The Court said:

“ . . . [T]he wife conceded she had provided separate signed authorities for many of the transactions . . . [which] contained warnings about the risks of the investment which she read but failed to heed . . . (at [51]).

“Despite her evident emotional and likely psychological distress, I am satisfied the wife’s conduct was reckless and comes within the second category of behaviour contemplated by Baker J in Kowaliw [[1981] FamCA 70] . . .” (at [75]).

As to the insurance policies, the Court said at [78]:

“Upon the death of the husband the life insurance policies vested in the beneficiaries . . . Although the policies were owned by the husband prior to the commencement of the relationship . . . they were of low value at that time . . . The premiums were paid from joint resources . . . The policies clearly formed part of the parties’ assets which the husband had a duty to preserve. His children are the beneficiaries of his whole estate . . . I am satisfied that the funds paid under the policies should be notionally added back . . .”

Finding that the net pool was $1.74m including add-backs, the Court at [92] assessed contributions as 65:35 in the wife’s favour. The Court made no further adjustment under s75(2), saying at [100]-[101]):

“ . . . The adjustment to the wife . . . means she will take property to a value of a little over $1.1 million. Although close to $400,000 of that is notional property . . . she should still have sufficient resources to pay her current debts and leave some cash funds.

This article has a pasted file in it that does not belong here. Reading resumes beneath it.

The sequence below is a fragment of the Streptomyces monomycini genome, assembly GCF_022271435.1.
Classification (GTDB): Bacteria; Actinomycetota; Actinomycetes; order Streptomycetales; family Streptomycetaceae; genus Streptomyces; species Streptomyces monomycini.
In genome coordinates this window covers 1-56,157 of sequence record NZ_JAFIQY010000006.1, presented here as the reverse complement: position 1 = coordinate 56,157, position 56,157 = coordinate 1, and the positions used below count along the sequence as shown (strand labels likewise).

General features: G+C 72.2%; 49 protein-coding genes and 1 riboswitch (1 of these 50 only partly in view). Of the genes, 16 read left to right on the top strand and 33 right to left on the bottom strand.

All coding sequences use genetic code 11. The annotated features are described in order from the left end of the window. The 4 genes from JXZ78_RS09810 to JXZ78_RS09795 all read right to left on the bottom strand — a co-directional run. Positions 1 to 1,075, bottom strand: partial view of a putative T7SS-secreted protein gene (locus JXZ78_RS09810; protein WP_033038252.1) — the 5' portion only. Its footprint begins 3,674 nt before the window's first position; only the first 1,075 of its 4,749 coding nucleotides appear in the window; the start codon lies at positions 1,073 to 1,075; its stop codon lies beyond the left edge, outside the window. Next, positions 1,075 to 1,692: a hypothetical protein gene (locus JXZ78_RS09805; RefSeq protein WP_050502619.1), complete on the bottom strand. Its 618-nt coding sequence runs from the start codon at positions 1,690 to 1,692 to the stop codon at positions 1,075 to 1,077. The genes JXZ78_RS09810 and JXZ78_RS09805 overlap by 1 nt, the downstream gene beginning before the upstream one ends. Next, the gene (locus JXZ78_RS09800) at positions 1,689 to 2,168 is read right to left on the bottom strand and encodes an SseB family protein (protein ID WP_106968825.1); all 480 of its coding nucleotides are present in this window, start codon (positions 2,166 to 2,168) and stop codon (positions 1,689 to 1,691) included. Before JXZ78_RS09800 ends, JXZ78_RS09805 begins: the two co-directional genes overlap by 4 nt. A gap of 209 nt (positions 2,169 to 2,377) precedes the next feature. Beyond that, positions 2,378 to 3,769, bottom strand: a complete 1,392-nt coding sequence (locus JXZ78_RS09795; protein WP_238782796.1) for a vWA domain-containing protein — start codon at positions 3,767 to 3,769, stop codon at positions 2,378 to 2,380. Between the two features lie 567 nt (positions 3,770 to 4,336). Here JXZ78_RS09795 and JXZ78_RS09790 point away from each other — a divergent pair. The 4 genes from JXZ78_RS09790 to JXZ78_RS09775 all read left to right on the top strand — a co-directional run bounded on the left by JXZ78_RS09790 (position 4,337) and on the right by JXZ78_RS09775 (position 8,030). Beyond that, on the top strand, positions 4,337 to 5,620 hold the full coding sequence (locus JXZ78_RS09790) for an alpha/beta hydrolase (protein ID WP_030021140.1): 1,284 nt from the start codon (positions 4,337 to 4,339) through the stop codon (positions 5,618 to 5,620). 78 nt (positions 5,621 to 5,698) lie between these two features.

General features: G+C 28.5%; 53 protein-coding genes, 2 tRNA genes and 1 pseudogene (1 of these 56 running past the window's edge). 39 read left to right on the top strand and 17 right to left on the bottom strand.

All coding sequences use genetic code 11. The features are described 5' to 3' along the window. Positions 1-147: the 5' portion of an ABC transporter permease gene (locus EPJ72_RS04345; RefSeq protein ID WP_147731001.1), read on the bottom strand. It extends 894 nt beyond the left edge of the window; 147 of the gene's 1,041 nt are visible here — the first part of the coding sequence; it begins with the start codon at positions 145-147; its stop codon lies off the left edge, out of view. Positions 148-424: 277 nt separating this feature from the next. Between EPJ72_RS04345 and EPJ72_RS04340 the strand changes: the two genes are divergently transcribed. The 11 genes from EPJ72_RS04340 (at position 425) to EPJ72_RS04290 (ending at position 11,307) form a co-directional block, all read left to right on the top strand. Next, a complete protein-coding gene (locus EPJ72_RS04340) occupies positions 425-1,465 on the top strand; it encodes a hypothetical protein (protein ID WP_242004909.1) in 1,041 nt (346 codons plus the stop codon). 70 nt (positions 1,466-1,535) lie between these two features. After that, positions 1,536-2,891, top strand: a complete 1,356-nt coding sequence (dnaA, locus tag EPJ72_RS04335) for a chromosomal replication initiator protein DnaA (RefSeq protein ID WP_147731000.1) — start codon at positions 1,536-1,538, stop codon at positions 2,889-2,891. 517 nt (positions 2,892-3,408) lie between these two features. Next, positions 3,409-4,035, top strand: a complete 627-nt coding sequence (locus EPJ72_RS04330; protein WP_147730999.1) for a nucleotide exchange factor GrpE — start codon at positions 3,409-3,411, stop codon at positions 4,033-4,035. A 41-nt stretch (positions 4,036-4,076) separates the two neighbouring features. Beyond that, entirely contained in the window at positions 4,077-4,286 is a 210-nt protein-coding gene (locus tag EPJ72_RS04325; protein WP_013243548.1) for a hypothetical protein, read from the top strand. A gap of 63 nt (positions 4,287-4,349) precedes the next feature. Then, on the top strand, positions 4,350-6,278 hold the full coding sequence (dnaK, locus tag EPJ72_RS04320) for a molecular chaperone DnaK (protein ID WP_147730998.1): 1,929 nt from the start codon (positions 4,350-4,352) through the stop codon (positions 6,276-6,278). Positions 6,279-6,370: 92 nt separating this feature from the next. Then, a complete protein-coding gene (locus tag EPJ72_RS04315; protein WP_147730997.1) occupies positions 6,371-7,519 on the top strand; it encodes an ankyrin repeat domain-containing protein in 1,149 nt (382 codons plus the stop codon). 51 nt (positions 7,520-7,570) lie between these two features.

“Counsel for the wife argued . . . the wife should take another 20 per cent . . . to account for her future needs but in light of the adjustment on contributions I am not persuaded there should be any further adjustment to her. I also bear in mind that the wife will take the Property C unit which is an appreciating asset unlike the remaining assets.”

Robert Glade-Wright, a former barrister and accredited family law specialist, is the founder of The Family Law Book, a looseleaf and online service: see He is assisted by accredited family law specialist 

Craig Nicol. References to sections of an Act in the text are to the Family Law Act 1975 (Cth) unless otherwise specified. The full text of these judgments can be found at The numbers in square brackets in the text refer to the paragraph numbers in the judgment.

The full text of these judgments can be found at The numbers in square brackets in the text refer to the paragraph numbers in the judgment.